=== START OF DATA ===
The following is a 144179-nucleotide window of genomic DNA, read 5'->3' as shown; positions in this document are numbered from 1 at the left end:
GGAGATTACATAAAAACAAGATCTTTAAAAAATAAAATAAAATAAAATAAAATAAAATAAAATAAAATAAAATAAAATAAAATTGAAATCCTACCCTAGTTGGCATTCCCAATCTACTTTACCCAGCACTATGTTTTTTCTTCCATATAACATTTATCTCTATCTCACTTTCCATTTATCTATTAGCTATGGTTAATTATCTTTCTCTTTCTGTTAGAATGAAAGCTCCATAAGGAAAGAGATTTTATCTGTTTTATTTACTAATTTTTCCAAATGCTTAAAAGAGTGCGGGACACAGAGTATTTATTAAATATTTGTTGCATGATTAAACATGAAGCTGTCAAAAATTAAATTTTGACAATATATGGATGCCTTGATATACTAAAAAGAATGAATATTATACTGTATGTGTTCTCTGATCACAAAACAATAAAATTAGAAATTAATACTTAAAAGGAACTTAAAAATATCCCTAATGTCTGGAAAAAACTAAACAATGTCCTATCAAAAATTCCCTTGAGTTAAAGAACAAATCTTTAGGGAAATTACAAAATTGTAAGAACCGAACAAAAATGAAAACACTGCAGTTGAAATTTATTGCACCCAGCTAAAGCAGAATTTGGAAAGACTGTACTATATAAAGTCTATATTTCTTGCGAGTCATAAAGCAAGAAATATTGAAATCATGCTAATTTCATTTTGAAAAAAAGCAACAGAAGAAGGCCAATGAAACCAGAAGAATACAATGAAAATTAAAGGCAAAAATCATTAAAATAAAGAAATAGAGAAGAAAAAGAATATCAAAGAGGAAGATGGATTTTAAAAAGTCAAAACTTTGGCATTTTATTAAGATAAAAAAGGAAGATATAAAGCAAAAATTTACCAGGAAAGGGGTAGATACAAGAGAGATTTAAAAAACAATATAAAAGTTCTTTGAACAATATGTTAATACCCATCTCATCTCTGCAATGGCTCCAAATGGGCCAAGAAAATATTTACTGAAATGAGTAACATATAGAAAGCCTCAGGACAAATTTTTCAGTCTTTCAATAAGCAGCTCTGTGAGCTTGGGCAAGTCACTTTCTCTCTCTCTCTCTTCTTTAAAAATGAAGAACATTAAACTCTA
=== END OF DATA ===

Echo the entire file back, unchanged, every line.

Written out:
The following is a 144179-nucleotide window of genomic DNA, read 5'->3' as shown; positions in this document are numbered from 1 at the left end:
GGAGATTACATAAAAACAAGATCTTTAAAAAATAAAATAAAATAAAATAAAATAAAATAAAATAAAATAAAATAAAATAAAATTGAAATCCTACCCTAGTTGGCATTCCCAATCTACTTTACCCAGCACTATGTTTTTTCTTCCATATAACATTTATCTCTATCTCACTTTCCATTTATCTATTAGCTATGGTTAATTATCTTTCTCTTTCTGTTAGAATGAAAGCTCCATAAGGAAAGAGATTTTATCTGTTTTATTTACTAATTTTTCCAAATGCTTAAAAGAGTGCGGGACACAGAGTATTTATTAAATATTTGTTGCATGATTAAACATGAAGCTGTCAAAAATTAAATTTTGACAATATATGGATGCCTTGATATACTAAAAAGAATGAATATTATACTGTATGTGTTCTCTGATCACAAAACAATAAAATTAGAAATTAATACTTAAAAGGAACTTAAAAATATCCCTAATGTCTGGAAAAAACTAAACAATGTCCTATCAAAAATTCCCTTGAGTTAAAGAACAAATCTTTAGGGAAATTACAAAATTGTAAGAACCGAACAAAAATGAAAACACTGCAGTTGAAATTTATTGCACCCAGCTAAAGCAGAATTTGGAAAGACTGTACTATATAAAGTCTATATTTCTTGCGAGTCATAAAGCAAGAAATATTGAAATCATGCTAATTTCATTTTGAAAAAAAGCAACAGAAGAAGGCCAATGAAACCAGAAGAATACAATGAAAATTAAAGGCAAAAATCATTAAAATAAAGAAATAGAGAAGAAAAAGAATATCAAAGAGGAAGATGGATTTTAAAAAGTCAAAACTTTGGCATTTTATTAAGATAAAAAAGGAAGATATAAAGCAAAAATTTACCAGGAAAGGGGTAGATACAAGAGAGATTTAAAAAACAATATAAAAGTTCTTTGAACAATATGTTAATACCCATCTCATCTCTGCAATGGCTCCAAATGGGCCAAGAAAATATTTACTGAAATGAGTAACATATAGAAAGCCTCAGGACAAATTTTTCAGTCTTTCAATAAGCAGCTCTGTGAGCTTGGGCAAGTCACTTTCTCTCTCTCTCTCTTCTTTAAAAATGAAGAACATTAAACTCTA